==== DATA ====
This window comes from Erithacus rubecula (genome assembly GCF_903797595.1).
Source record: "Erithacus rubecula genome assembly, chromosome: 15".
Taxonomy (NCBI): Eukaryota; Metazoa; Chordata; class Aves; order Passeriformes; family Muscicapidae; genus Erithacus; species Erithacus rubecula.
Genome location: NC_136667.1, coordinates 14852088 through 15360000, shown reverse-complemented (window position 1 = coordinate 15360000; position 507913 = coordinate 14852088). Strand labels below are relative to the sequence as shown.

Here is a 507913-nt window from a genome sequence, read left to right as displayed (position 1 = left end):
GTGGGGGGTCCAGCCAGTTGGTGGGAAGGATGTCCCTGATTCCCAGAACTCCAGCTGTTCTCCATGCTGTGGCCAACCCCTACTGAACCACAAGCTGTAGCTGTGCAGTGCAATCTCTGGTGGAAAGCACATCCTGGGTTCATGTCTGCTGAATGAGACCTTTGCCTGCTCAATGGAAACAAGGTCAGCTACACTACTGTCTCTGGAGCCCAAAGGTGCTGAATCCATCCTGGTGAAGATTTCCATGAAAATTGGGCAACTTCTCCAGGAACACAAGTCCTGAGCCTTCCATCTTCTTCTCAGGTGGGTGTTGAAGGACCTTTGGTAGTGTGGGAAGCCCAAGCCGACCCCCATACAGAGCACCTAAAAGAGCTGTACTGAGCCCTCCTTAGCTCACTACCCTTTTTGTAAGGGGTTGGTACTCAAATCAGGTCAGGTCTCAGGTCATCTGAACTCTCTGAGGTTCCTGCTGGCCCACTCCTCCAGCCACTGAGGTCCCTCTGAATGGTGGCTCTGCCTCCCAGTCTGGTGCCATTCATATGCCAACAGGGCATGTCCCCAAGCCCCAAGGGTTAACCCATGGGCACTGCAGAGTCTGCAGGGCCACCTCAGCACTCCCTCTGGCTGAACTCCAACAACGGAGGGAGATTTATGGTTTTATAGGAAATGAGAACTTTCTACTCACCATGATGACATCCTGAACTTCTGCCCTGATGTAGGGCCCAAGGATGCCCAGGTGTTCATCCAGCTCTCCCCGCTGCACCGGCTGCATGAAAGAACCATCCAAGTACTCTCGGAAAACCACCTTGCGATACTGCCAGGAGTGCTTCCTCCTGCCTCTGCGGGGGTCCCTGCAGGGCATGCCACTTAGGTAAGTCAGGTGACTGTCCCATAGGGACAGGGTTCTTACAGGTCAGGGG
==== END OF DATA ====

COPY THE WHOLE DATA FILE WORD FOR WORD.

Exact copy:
This window comes from Erithacus rubecula (genome assembly GCF_903797595.1).
Source record: "Erithacus rubecula genome assembly, chromosome: 15".
Taxonomy (NCBI): Eukaryota; Metazoa; Chordata; class Aves; order Passeriformes; family Muscicapidae; genus Erithacus; species Erithacus rubecula.
Genome location: NC_136667.1, coordinates 14852088 through 15360000, shown reverse-complemented (window position 1 = coordinate 15360000; position 507913 = coordinate 14852088). Strand labels below are relative to the sequence as shown.

Here is a 507913-nt window from a genome sequence, read left to right as displayed (position 1 = left end):
GTGGGGGGTCCAGCCAGTTGGTGGGAAGGATGTCCCTGATTCCCAGAACTCCAGCTGTTCTCCATGCTGTGGCCAACCCCTACTGAACCACAAGCTGTAGCTGTGCAGTGCAATCTCTGGTGGAAAGCACATCCTGGGTTCATGTCTGCTGAATGAGACCTTTGCCTGCTCAATGGAAACAAGGTCAGCTACACTACTGTCTCTGGAGCCCAAAGGTGCTGAATCCATCCTGGTGAAGATTTCCATGAAAATTGGGCAACTTCTCCAGGAACACAAGTCCTGAGCCTTCCATCTTCTTCTCAGGTGGGTGTTGAAGGACCTTTGGTAGTGTGGGAAGCCCAAGCCGACCCCCATACAGAGCACCTAAAAGAGCTGTACTGAGCCCTCCTTAGCTCACTACCCTTTTTGTAAGGGGTTGGTACTCAAATCAGGTCAGGTCTCAGGTCATCTGAACTCTCTGAGGTTCCTGCTGGCCCACTCCTCCAGCCACTGAGGTCCCTCTGAATGGTGGCTCTGCCTCCCAGTCTGGTGCCATTCATATGCCAACAGGGCATGTCCCCAAGCCCCAAGGGTTAACCCATGGGCACTGCAGAGTCTGCAGGGCCACCTCAGCACTCCCTCTGGCTGAACTCCAACAACGGAGGGAGATTTATGGTTTTATAGGAAATGAGAACTTTCTACTCACCATGATGACATCCTGAACTTCTGCCCTGATGTAGGGCCCAAGGATGCCCAGGTGTTCATCCAGCTCTCCCCGCTGCACCGGCTGCATGAAAGAACCATCCAAGTACTCTCGGAAAACCACCTTGCGATACTGCCAGGAGTGCTTCCTCCTGCCTCTGCGGGGGTCCCTGCAGGGCATGCCACTTAGGTAAGTCAGGTGACTGTCCCATAGGGACAGGGTTCTTACAGGTCAGGGG